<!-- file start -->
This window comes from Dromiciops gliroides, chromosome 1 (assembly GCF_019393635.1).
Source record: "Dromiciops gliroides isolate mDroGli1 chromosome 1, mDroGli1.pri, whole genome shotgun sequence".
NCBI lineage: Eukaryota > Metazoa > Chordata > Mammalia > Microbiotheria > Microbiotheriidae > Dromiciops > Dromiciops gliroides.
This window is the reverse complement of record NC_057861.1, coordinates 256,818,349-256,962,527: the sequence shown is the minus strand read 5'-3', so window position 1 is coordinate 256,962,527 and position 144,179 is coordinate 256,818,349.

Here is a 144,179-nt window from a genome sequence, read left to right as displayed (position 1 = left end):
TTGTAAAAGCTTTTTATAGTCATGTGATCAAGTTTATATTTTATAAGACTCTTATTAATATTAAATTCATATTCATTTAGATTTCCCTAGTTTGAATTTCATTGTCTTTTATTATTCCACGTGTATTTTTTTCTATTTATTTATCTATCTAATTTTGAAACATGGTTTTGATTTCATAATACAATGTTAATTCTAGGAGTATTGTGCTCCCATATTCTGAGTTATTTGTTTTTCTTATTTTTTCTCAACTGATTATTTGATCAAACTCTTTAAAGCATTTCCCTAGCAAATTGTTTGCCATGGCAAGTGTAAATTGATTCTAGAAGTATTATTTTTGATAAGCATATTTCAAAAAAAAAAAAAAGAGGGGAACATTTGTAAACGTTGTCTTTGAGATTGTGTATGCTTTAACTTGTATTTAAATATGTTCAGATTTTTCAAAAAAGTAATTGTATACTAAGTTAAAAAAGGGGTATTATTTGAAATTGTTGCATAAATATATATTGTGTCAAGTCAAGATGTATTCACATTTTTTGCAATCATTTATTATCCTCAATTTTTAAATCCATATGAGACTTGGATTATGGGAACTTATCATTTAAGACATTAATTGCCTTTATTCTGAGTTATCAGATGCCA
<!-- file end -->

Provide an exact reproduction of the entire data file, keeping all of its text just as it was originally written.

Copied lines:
This window comes from Dromiciops gliroides, chromosome 1 (assembly GCF_019393635.1).
Source record: "Dromiciops gliroides isolate mDroGli1 chromosome 1, mDroGli1.pri, whole genome shotgun sequence".
NCBI lineage: Eukaryota > Metazoa > Chordata > Mammalia > Microbiotheria > Microbiotheriidae > Dromiciops > Dromiciops gliroides.
This window is the reverse complement of record NC_057861.1, coordinates 256,818,349-256,962,527: the sequence shown is the minus strand read 5'-3', so window position 1 is coordinate 256,962,527 and position 144,179 is coordinate 256,818,349.

Here is a 144,179-nt window from a genome sequence, read left to right as displayed (position 1 = left end):
TTGTAAAAGCTTTTTATAGTCATGTGATCAAGTTTATATTTTATAAGACTCTTATTAATATTAAATTCATATTCATTTAGATTTCCCTAGTTTGAATTTCATTGTCTTTTATTATTCCACGTGTATTTTTTTCTATTTATTTATCTATCTAATTTTGAAACATGGTTTTGATTTCATAATACAATGTTAATTCTAGGAGTATTGTGCTCCCATATTCTGAGTTATTTGTTTTTCTTATTTTTTCTCAACTGATTATTTGATCAAACTCTTTAAAGCATTTCCCTAGCAAATTGTTTGCCATGGCAAGTGTAAATTGATTCTAGAAGTATTATTTTTGATAAGCATATTTCAAAAAAAAAAAAAAGAGGGGAACATTTGTAAACGTTGTCTTTGAGATTGTGTATGCTTTAACTTGTATTTAAATATGTTCAGATTTTTCAAAAAAGTAATTGTATACTAAGTTAAAAAAGGGGTATTATTTGAAATTGTTGCATAAATATATATTGTGTCAAGTCAAGATGTATTCACATTTTTTGCAATCATTTATTATCCTCAATTTTTAAATCCATATGAGACTTGGATTATGGGAACTTATCATTTAAGACATTAATTGCCTTTATTCTGAGTTATCAGATGCCA